I have looked into this and I want to apologise for any anxiety, distress and confusion that this has caused. The attachments to this letter were sent in mistake. I want to assure you that these are not current documents, which are not used by the SEND Transport team. In fact, the attachments have not been used for many years. Since you highlighted this to me, I have made sure the attachments have been completely removed from our electronic drive, as I wanted to make sure this mistake will not be repeated.

Please be assured that the Information on the Newcastle City Council website is current and reflective of the service’s processes and practice.

I want to assure you that we will be looking to undertake a full consultation on of SEND transport policy and the team will be in touch with parents to ensure that they are given them the opportunity to be involved in that process.

Once again, the members of the SEND Transport Team and myself would like to apologise for any distress or confusion the attachments to the letter caused.

Personal Travel Budgets

Did parents who receive personal travel budgets (PTBs) have any cuts to payments?  Where any new personal travel budgets agreed with parents during the period? Was there any savings or increased costs? Were there any consultations held with Individual parents or representative groups to changes in these payments?

It is fantastic that we have so many PTBs and great that it’s a choice we have. With the introduction of lockdown and the uncertainty of how long this was going to last, parents received their April payments. We didn’t make any further payments where children were not attending school as parents were not incurring any costs. We continued to make payments for the children who attended school during the lockdown.

 I have recently agreed with legal services that the bonus payment this year will be paid based on the attendance of the children prior to lockdown. I felt that this was only fair as this is the money that is due to the parents for the actual costs incurred and they should not be penalised for the non-attendance over the lockdown.

Numbers using SEND transport and costs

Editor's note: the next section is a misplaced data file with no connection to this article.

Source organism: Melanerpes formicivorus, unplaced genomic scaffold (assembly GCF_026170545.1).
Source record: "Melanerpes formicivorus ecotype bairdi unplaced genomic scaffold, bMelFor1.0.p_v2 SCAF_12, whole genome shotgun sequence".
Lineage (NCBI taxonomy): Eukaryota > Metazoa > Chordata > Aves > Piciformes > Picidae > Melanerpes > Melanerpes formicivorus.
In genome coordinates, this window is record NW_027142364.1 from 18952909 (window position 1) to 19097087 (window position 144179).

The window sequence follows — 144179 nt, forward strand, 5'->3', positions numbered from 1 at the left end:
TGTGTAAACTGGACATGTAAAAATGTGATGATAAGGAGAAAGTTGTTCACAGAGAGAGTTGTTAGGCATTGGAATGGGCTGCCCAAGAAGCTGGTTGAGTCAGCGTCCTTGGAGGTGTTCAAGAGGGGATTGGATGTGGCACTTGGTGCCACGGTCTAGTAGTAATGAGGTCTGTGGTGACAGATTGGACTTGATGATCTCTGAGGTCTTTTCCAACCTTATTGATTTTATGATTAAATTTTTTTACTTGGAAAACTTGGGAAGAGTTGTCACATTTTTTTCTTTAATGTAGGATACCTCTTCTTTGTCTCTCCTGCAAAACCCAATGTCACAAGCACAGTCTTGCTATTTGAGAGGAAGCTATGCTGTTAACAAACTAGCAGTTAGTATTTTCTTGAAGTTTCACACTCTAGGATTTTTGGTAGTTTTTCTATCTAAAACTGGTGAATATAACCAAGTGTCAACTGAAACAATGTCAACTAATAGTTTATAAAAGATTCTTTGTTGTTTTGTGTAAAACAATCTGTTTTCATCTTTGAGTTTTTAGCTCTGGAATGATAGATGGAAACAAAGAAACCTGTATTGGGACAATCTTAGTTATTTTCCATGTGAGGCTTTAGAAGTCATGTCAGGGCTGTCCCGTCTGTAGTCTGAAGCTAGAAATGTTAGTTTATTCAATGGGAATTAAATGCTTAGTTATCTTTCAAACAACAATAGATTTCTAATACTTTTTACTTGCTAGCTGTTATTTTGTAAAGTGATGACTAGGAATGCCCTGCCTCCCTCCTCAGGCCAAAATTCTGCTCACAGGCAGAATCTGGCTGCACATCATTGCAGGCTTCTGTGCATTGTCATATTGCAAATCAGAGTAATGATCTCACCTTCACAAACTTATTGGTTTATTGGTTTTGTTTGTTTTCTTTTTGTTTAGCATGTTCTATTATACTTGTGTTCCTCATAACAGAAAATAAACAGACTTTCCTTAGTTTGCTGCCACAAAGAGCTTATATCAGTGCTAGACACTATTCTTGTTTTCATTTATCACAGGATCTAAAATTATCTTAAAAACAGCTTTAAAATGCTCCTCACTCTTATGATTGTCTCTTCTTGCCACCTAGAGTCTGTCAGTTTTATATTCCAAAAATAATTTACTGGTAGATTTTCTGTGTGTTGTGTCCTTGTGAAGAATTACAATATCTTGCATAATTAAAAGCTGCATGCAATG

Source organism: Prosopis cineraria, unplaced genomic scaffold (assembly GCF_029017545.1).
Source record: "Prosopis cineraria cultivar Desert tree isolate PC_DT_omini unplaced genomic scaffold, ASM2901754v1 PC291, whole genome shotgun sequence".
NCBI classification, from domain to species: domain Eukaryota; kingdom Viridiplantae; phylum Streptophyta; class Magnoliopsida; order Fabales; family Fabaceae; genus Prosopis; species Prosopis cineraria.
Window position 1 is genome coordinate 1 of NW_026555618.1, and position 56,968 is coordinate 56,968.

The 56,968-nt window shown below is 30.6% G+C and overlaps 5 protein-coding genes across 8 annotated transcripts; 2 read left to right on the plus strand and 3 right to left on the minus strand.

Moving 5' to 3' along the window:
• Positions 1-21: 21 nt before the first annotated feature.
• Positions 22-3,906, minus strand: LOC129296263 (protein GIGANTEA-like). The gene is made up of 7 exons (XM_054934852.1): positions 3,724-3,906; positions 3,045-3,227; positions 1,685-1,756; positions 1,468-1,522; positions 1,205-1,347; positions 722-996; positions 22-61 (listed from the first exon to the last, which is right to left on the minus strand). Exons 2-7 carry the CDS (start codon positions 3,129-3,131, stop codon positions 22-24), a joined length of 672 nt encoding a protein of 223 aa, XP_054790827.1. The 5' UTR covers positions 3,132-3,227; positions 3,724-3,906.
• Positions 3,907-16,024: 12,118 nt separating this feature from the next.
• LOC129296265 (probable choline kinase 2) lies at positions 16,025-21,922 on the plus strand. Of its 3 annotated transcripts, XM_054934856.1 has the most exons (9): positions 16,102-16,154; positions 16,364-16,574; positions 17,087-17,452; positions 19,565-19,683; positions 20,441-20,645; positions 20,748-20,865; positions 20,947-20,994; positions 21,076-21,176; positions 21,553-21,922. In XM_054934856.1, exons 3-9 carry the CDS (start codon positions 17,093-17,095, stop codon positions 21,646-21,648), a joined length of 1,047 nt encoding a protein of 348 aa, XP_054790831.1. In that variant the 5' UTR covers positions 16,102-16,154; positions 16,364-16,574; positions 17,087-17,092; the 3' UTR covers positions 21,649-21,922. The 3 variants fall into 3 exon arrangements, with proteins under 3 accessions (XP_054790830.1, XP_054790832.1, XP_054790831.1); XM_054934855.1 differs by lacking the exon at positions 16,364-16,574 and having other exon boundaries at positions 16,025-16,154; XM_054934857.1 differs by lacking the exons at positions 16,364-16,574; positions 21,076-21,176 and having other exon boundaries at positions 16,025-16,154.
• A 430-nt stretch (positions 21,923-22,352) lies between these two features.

What are the expectations of the numbers using SEND transport and costs of delivering transport for the coming academic year? What plans do you have for parent representation?

I have no specific plans other than to ensure we continue to deliver our statutory duties in the best way we can.

Special school places for children with autism

I'm aware that special school places are a priority for children with Autism and a new school has been identified in addition to Thomas Bewick. When do you expect to be able to secure places at this provision? 

It is a priority for us to make sure that we have enough places. There has been a huge growth in needs in Newcastle, with significantly higher cases of Autism than the national average, particularly for those that require a specialist place. We will be increasing capacity to ensure we can cope with the demand. We are consulting on a solution for September, which is to build on Thomas Bewick’s expertise and use fantastic space available at Broadwood school. It has great outdoor space and the whole wing of a building is available. DfE have approved this development, as long as there is no negative feedback from the consultation. So far, we are getting really good feedback from the consultation which ends on 1st August. 

Mainstream and specialist places

I have found there is a real gap between mainstream and specialist places like Thomas Bewick School. How can we bridge the gap for children with autism?

We have to look at the barriers to learning for these children and need to personalise support and not deliver a standard offer. For children in mainstream I would expect that their needs are reviewed every term. We have a range of provision available, including 23 Additional Resourced Provisions (ARPs) in our schools, which is more than any other area in the Region. We also have a team of specialist teachers that schools can access for additional support and expertise through our single point of contact (SPoC). The impact from this is fabulous, but it has limitations, as there is some confusion about how to access the support available. We are reviewing the process to make it clearer and stronger. We have lots of specialists who can help us get it right.